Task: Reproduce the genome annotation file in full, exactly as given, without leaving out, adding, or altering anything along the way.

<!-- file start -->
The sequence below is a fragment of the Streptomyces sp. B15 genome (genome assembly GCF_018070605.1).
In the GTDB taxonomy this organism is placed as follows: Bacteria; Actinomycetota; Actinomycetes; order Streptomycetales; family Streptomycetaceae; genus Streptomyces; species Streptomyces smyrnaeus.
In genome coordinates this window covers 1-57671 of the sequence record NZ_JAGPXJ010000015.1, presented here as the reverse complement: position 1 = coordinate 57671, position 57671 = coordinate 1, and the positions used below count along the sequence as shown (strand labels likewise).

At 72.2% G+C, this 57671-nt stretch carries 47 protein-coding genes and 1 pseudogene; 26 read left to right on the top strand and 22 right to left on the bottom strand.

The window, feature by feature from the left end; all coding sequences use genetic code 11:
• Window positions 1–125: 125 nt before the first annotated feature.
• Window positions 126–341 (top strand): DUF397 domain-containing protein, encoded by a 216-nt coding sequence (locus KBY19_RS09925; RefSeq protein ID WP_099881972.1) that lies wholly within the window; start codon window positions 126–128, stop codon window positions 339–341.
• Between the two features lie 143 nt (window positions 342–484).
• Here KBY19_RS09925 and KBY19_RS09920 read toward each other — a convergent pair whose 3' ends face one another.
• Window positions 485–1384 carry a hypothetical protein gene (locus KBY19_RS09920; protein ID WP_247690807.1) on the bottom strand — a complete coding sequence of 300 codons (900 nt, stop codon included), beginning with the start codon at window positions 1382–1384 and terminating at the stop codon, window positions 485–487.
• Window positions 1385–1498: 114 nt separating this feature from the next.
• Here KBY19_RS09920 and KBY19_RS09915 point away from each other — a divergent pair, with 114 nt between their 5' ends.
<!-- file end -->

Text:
The sequence below is a fragment of the Streptomyces sp. B15 genome (genome assembly GCF_018070605.1).
In the GTDB taxonomy this organism is placed as follows: Bacteria; Actinomycetota; Actinomycetes; order Streptomycetales; family Streptomycetaceae; genus Streptomyces; species Streptomyces smyrnaeus.
In genome coordinates this window covers 1-57671 of the sequence record NZ_JAGPXJ010000015.1, presented here as the reverse complement: position 1 = coordinate 57671, position 57671 = coordinate 1, and the positions used below count along the sequence as shown (strand labels likewise).

At 72.2% G+C, this 57671-nt stretch carries 47 protein-coding genes and 1 pseudogene; 26 read left to right on the top strand and 22 right to left on the bottom strand.

The window, feature by feature from the left end; all coding sequences use genetic code 11:
• Window positions 1–125: 125 nt before the first annotated feature.
• Window positions 126–341 (top strand): DUF397 domain-containing protein, encoded by a 216-nt coding sequence (locus KBY19_RS09925; RefSeq protein ID WP_099881972.1) that lies wholly within the window; start codon window positions 126–128, stop codon window positions 339–341.
• Between the two features lie 143 nt (window positions 342–484).
• Here KBY19_RS09925 and KBY19_RS09920 read toward each other — a convergent pair whose 3' ends face one another.
• Window positions 485–1384 carry a hypothetical protein gene (locus KBY19_RS09920; protein ID WP_247690807.1) on the bottom strand — a complete coding sequence of 300 codons (900 nt, stop codon included), beginning with the start codon at window positions 1382–1384 and terminating at the stop codon, window positions 485–487.
• Window positions 1385–1498: 114 nt separating this feature from the next.
• Here KBY19_RS09920 and KBY19_RS09915 point away from each other — a divergent pair, with 114 nt between their 5' ends.